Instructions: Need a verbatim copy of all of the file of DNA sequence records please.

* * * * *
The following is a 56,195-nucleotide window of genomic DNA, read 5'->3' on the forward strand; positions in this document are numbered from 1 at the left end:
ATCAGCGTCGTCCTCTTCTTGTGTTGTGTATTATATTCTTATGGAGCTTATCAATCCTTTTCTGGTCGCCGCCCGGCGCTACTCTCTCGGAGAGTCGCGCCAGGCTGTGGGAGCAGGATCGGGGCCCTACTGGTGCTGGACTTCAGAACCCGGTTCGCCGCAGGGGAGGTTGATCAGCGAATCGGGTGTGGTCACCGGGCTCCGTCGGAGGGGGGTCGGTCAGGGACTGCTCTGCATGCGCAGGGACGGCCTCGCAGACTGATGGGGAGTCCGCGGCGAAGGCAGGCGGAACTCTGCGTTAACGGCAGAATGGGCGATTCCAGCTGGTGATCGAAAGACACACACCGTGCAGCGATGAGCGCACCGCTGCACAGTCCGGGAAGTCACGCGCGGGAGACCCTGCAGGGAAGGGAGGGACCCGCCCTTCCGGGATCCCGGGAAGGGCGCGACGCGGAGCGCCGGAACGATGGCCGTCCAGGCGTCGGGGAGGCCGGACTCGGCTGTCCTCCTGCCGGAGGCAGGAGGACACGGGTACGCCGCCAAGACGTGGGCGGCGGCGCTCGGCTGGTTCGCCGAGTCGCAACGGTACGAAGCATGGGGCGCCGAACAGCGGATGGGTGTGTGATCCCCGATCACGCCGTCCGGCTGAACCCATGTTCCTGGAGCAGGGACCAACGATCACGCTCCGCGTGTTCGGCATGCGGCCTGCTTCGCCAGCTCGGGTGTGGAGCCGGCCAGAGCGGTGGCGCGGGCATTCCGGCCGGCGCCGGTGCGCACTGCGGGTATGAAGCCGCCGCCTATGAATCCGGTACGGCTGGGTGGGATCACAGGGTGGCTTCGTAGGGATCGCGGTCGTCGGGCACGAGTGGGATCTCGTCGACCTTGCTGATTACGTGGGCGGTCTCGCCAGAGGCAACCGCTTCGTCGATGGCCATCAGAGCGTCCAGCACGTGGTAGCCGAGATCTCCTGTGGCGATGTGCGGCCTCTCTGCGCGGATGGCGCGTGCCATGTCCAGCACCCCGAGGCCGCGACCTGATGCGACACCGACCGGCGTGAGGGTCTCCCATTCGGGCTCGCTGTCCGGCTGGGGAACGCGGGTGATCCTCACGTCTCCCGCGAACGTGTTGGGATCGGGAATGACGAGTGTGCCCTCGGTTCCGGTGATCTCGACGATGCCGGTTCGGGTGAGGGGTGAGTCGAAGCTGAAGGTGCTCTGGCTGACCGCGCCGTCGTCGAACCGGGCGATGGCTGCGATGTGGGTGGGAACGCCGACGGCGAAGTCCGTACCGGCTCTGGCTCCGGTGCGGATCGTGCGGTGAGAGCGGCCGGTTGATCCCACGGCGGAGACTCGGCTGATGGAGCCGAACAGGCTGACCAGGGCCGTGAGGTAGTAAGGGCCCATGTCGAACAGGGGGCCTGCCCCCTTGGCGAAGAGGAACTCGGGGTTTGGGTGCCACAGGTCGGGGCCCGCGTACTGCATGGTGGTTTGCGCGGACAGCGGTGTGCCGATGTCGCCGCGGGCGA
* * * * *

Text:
The following is a 56,195-nucleotide window of genomic DNA, read 5'->3' on the forward strand; positions in this document are numbered from 1 at the left end:
ATCAGCGTCGTCCTCTTCTTGTGTTGTGTATTATATTCTTATGGAGCTTATCAATCCTTTTCTGGTCGCCGCCCGGCGCTACTCTCTCGGAGAGTCGCGCCAGGCTGTGGGAGCAGGATCGGGGCCCTACTGGTGCTGGACTTCAGAACCCGGTTCGCCGCAGGGGAGGTTGATCAGCGAATCGGGTGTGGTCACCGGGCTCCGTCGGAGGGGGGTCGGTCAGGGACTGCTCTGCATGCGCAGGGACGGCCTCGCAGACTGATGGGGAGTCCGCGGCGAAGGCAGGCGGAACTCTGCGTTAACGGCAGAATGGGCGATTCCAGCTGGTGATCGAAAGACACACACCGTGCAGCGATGAGCGCACCGCTGCACAGTCCGGGAAGTCACGCGCGGGAGACCCTGCAGGGAAGGGAGGGACCCGCCCTTCCGGGATCCCGGGAAGGGCGCGACGCGGAGCGCCGGAACGATGGCCGTCCAGGCGTCGGGGAGGCCGGACTCGGCTGTCCTCCTGCCGGAGGCAGGAGGACACGGGTACGCCGCCAAGACGTGGGCGGCGGCGCTCGGCTGGTTCGCCGAGTCGCAACGGTACGAAGCATGGGGCGCCGAACAGCGGATGGGTGTGTGATCCCCGATCACGCCGTCCGGCTGAACCCATGTTCCTGGAGCAGGGACCAACGATCACGCTCCGCGTGTTCGGCATGCGGCCTGCTTCGCCAGCTCGGGTGTGGAGCCGGCCAGAGCGGTGGCGCGGGCATTCCGGCCGGCGCCGGTGCGCACTGCGGGTATGAAGCCGCCGCCTATGAATCCGGTACGGCTGGGTGGGATCACAGGGTGGCTTCGTAGGGATCGCGGTCGTCGGGCACGAGTGGGATCTCGTCGACCTTGCTGATTACGTGGGCGGTCTCGCCAGAGGCAACCGCTTCGTCGATGGCCATCAGAGCGTCCAGCACGTGGTAGCCGAGATCTCCTGTGGCGATGTGCGGCCTCTCTGCGCGGATGGCGCGTGCCATGTCCAGCACCCCGAGGCCGCGACCTGATGCGACACCGACCGGCGTGAGGGTCTCCCATTCGGGCTCGCTGTCCGGCTGGGGAACGCGGGTGATCCTCACGTCTCCCGCGAACGTGTTGGGATCGGGAATGACGAGTGTGCCCTCGGTTCCGGTGATCTCGACGATGCCGGTTCGGGTGAGGGGTGAGTCGAAGCTGAAGGTGCTCTGGCTGACCGCGCCGTCGTCGAACCGGGCGATGGCTGCGATGTGGGTGGGAACGCCGACGGCGAAGTCCGTACCGGCTCTGGCTCCGGTGCGGATCGTGCGGTGAGAGCGGCCGGTTGATCCCACGGCGGAGACTCGGCTGATGGAGCCGAACAGGCTGACCAGGGCCGTGAGGTAGTAAGGGCCCATGTCGAACAGGGGGCCTGCCCCCTTGGCGAAGAGGAACTCGGGGTTTGGGTGCCACAGGTCGGGGCCCGCGTACTGCATGGTGGTTTGCGCGGACAGCGGTGTGCCGATGTCGCCGCGGGCGA